Early LAT Decisions Suggest Reforms May Be Working

0 October 18, 2016 at 9:02 am by

Car insuranceEffective April 1, 2016, the Licence Appeal Tribunal began accepting applications to the new Automobile Accident Benefits Service (AABS) system with an aim to quickly resolve disagreements between individuals and insurance companies about statutory accident benefits. The guiding principles created for new Tribunal were originally developed by Justice Douglas Cunningham and myself in a report released in 2014.

Over the past few month, there have been a handful of decisions from the Tribunal. I decided to review nine decisions to determine whether there were some early trends.

There seven written hearings and two oral hearings. The two oral hearings were conducted by teleconference. This is consistent with the direction provided in the Cunningham report that the majority of hearings should be conducted through written submissions.

Many FSCO decisions dealt with procedural issues rather than benefit entitlement. Often, hearings were held to listen to preliminary issues. Although the sample size is small, it appears only three decision did not deal directly with benefit entitlement. One dealt with a claimant failing to attend insurer examinations, Another dealt with whether a claimant had the ability to elect to receive either the non-earner benefit or income replacement. The last one involved a claimant trying to claim the cost of preparing an application on an issue that was resolved prior to the case conference. These decisions may suggests that the LAT process may also be bogged down with procedural issues. This is not what Cunningham had envisioned.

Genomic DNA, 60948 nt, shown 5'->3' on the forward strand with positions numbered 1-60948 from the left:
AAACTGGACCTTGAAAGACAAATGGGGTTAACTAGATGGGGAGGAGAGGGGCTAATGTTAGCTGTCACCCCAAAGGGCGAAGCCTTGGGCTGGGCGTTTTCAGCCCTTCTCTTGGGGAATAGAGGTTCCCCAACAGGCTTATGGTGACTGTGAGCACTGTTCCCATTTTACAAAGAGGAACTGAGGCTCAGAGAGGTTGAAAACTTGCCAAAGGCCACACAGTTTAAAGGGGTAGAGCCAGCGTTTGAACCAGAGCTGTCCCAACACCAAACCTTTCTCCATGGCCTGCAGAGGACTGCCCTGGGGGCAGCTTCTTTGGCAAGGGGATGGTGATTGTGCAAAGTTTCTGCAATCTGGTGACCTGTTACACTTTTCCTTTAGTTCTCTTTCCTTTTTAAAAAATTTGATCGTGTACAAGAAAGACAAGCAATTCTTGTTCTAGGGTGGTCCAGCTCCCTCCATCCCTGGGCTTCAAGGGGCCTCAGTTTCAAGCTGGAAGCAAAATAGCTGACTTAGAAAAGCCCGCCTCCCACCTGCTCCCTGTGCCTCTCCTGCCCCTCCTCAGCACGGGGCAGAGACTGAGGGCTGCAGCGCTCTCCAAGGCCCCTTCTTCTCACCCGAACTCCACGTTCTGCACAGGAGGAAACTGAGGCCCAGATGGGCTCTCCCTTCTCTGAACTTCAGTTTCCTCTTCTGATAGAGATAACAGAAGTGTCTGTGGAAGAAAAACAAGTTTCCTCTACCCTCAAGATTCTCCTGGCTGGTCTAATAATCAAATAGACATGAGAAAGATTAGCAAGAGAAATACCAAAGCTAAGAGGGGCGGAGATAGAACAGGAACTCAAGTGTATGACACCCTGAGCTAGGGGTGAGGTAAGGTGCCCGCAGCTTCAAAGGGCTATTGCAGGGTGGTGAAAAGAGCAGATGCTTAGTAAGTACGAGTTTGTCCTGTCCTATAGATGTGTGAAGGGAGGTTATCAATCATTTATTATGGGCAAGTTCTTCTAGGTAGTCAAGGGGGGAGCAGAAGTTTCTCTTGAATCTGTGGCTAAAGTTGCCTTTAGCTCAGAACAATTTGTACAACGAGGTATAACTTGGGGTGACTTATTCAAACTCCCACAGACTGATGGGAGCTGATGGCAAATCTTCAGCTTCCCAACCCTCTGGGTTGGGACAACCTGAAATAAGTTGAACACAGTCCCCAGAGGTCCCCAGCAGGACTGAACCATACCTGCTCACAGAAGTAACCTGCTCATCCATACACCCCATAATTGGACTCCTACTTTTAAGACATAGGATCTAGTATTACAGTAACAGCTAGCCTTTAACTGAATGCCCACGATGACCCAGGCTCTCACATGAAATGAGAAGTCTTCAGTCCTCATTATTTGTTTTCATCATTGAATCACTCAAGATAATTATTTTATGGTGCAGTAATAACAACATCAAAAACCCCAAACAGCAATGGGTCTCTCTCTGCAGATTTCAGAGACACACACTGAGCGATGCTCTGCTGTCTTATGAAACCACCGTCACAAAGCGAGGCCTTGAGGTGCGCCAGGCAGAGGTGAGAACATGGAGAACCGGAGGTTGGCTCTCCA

The average time between the hearing date and the release of a decision was 51.5 days. This is a significant improvement compared to FSCO timelines but we need to remember it’s still early. Let’s see how this trends in the future. The decisions themselves have been very short. Somewhere between five to ten pages. 

I did not review the quality of the decisions made by Tribunal adjudicators. I leave that for the users to determine. However, so far, the first few decisions have lived up to the reforms objective of a more expeditious process.

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